Building Your Own Outdoor Aviary?

Posted by Patty on

Congo african grey

Outdoor aviaries have become all the rage in the avian community. It’s a great thing. There are untold benefits from getting our birds into just a few minutes of moderate, natural sunlight daily:

  • Sunlight interacts with the oils from our parrot’s uropygial gland (which are spread throughout the feathers during preening) and converts to vitamin D3 in the body. Vitamin D3 has a large role in the body’s ability to maintain normal calcium levels in the blood and to absorb calcium, which in turn determines our bird’s bone, feather and beak health.
  • Sunlight supports the immune system and greatly reduces the chances of developing cancer. It helps overall organ function.
  • Sunlight has sterilizing qualities and kills bacterias on feathers, toys and cages.
  • Sunlight wards off depression and fatigue – in all creatures.

We bird lovers are all over this and are looking at safe ways to take advantage of that big yellow thing that rises into the sky every day offering all of these glorious benefits – and for FREE! Not to mention the fresh air!

Hyacinth macaw

As a result, many people are looking at ways to build their own aviaries. There are some serious safety issues that need to be addressed, though,  before you try this. We want your birds healthy, but we also want them safe from injury, toxicity and predator attack.

It takes a lot of careful, thoughtful planning to build an aviary. Most that are not designed commercially are works in progress. Just about everyone I know who has built their own has discovered flaws in their planning and has had to rebuild or modify their aviary.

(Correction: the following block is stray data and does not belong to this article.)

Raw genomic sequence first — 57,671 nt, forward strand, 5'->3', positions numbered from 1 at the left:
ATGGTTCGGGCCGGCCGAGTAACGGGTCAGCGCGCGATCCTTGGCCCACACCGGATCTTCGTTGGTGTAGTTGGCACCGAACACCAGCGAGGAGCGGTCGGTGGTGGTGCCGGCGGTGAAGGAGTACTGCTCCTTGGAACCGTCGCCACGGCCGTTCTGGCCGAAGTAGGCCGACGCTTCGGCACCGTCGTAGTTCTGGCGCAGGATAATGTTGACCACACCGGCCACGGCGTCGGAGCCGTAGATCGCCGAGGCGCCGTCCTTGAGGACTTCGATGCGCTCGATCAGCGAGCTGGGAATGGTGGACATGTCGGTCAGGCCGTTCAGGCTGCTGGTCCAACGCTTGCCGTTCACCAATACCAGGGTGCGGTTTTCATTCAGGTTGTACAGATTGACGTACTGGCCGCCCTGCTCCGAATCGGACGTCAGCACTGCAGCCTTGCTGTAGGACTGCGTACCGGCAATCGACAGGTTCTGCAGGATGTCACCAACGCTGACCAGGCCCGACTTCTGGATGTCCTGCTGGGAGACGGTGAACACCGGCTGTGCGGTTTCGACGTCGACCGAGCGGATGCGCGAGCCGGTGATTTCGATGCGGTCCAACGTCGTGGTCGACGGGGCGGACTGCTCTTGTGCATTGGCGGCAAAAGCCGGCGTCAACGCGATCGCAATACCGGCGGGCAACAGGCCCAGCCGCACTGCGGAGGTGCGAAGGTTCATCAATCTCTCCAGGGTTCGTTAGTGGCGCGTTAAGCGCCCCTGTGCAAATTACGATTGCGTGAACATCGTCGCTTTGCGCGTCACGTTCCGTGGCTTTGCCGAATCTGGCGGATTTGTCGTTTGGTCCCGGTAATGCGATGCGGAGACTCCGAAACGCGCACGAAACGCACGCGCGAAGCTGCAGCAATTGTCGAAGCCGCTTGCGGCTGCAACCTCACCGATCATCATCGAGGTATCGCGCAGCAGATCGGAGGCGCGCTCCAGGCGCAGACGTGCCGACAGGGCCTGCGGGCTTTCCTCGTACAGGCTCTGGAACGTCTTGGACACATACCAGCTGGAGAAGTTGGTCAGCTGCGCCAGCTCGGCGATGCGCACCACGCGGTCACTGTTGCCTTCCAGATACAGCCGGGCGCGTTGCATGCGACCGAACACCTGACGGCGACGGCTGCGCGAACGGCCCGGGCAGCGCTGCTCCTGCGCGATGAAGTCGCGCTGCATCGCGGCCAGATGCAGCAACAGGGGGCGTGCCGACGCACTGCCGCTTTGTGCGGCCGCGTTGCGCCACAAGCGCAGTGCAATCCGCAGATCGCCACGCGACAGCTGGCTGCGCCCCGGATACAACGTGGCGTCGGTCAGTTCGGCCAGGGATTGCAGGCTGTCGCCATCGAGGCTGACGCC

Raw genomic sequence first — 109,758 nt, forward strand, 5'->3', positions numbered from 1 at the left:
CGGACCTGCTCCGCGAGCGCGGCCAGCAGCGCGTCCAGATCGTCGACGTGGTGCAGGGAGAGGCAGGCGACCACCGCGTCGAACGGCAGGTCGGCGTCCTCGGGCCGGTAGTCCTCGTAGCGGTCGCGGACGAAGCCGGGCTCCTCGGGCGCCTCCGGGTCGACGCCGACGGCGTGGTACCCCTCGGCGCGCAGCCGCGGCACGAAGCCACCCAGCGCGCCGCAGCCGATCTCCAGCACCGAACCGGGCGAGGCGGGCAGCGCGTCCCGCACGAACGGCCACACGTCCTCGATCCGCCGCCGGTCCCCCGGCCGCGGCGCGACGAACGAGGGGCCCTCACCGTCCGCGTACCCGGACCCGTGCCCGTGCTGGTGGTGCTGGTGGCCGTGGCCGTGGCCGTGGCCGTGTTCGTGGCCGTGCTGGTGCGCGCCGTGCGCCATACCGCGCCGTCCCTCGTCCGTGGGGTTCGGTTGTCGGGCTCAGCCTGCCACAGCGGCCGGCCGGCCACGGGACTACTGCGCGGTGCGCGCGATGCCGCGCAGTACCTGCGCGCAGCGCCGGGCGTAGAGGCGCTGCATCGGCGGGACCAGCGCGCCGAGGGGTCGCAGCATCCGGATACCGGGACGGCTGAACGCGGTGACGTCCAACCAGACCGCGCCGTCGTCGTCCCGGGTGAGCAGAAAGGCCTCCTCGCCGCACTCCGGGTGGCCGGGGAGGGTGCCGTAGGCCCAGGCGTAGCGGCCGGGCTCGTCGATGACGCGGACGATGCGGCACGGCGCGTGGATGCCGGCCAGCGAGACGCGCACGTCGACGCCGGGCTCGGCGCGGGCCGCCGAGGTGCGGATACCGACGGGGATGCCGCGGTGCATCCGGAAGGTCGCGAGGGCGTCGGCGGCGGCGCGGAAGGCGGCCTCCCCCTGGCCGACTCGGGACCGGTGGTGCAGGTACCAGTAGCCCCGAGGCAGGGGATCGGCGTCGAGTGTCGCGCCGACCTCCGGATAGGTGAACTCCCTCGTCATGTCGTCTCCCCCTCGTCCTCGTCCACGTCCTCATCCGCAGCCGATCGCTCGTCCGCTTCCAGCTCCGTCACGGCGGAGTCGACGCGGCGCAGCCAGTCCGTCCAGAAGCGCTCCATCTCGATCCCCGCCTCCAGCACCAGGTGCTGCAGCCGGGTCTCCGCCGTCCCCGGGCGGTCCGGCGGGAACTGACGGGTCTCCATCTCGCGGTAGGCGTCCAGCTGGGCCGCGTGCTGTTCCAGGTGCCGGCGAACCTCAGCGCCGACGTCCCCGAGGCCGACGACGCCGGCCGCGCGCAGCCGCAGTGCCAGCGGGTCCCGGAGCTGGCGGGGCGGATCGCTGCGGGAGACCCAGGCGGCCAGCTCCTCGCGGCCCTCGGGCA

There are three main areas where these flaws are discovered:

Plans that look good on paper do not always worked out well in construction. The places where the sides meet each other and the top of the aviary are one of the places where injury occurs. If they are not spaced properly or are unsteady they become areas where toes, beaks and wings can become caught. A gust of wind shaking the sides of one person’s aviary resulted in the loss of an entire foot of their bird.

Most of us are not engineers. However, most of us are talented enough to erect an enclosure that is cube-shaped. It seems logical that this would be sufficient for an aviary. Unfortunately, this design is responsible for the escape of many parrots as we enter the aviary. Commercial designs include an small area outside of the actual aviary (called a catch-hold) that you enter first and close off from the outside before opening the door to the aviary. Also, aviaries that are set directly on the ground might leave birds vulnerable to animals that can burrow underneath it to get in. Most people wouldn’t think to consider that fact.

This might be the most important consideration in your planning. Almost all materials standardly used in construction of outdoor structures are made of things that are TOXIC TO BIRDS. Chain link? Toxic! Galvanized hardware? Toxic!  Pressure treated woods? Toxic!  NONE of these can be used around birds. Birds are chewers and they explore with their mouths. No one can say with certainty that their bird will not investigate a particular thing in their environment. Your “never-gets-into-anything” bird might shock you with what he does get into when you aren’t looking.